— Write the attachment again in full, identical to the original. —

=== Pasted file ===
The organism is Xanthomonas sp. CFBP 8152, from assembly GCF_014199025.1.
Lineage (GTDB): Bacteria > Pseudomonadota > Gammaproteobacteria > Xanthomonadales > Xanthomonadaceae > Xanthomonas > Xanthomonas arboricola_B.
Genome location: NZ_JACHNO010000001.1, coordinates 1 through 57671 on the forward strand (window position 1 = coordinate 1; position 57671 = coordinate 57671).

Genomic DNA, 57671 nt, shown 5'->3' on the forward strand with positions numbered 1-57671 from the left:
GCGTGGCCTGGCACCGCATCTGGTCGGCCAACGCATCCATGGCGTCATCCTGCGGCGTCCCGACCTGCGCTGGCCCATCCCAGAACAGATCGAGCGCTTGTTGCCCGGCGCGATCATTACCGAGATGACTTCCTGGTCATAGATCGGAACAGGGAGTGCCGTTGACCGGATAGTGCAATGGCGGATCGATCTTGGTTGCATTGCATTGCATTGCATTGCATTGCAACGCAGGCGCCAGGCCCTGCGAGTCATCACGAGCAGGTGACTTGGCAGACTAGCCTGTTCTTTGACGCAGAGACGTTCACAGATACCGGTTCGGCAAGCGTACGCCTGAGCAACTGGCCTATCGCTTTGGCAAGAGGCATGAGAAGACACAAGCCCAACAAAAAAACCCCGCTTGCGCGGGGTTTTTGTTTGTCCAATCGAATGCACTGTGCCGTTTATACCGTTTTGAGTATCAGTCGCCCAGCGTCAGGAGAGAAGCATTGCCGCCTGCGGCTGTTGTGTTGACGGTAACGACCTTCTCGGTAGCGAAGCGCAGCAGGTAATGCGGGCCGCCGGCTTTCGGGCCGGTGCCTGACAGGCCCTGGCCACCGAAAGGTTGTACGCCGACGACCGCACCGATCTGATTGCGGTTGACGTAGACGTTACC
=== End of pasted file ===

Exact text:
The organism is Xanthomonas sp. CFBP 8152, from assembly GCF_014199025.1.
Lineage (GTDB): Bacteria > Pseudomonadota > Gammaproteobacteria > Xanthomonadales > Xanthomonadaceae > Xanthomonas > Xanthomonas arboricola_B.
Genome location: NZ_JACHNO010000001.1, coordinates 1 through 57671 on the forward strand (window position 1 = coordinate 1; position 57671 = coordinate 57671).

Genomic DNA, 57671 nt, shown 5'->3' on the forward strand with positions numbered 1-57671 from the left:
GCGTGGCCTGGCACCGCATCTGGTCGGCCAACGCATCCATGGCGTCATCCTGCGGCGTCCCGACCTGCGCTGGCCCATCCCAGAACAGATCGAGCGCTTGTTGCCCGGCGCGATCATTACCGAGATGACTTCCTGGTCATAGATCGGAACAGGGAGTGCCGTTGACCGGATAGTGCAATGGCGGATCGATCTTGGTTGCATTGCATTGCATTGCATTGCATTGCAACGCAGGCGCCAGGCCCTGCGAGTCATCACGAGCAGGTGACTTGGCAGACTAGCCTGTTCTTTGACGCAGAGACGTTCACAGATACCGGTTCGGCAAGCGTACGCCTGAGCAACTGGCCTATCGCTTTGGCAAGAGGCATGAGAAGACACAAGCCCAACAAAAAAACCCCGCTTGCGCGGGGTTTTTGTTTGTCCAATCGAATGCACTGTGCCGTTTATACCGTTTTGAGTATCAGTCGCCCAGCGTCAGGAGAGAAGCATTGCCGCCTGCGGCTGTTGTGTTGACGGTAACGACCTTCTCGGTAGCGAAGCGCAGCAGGTAATGCGGGCCGCCGGCTTTCGGGCCGGTGCCTGACAGGCCCTGGCCACCGAAAGGTTGTACGCCGACGACCGCACCGATCTGATTGCGGTTGACGTAGACGTTACC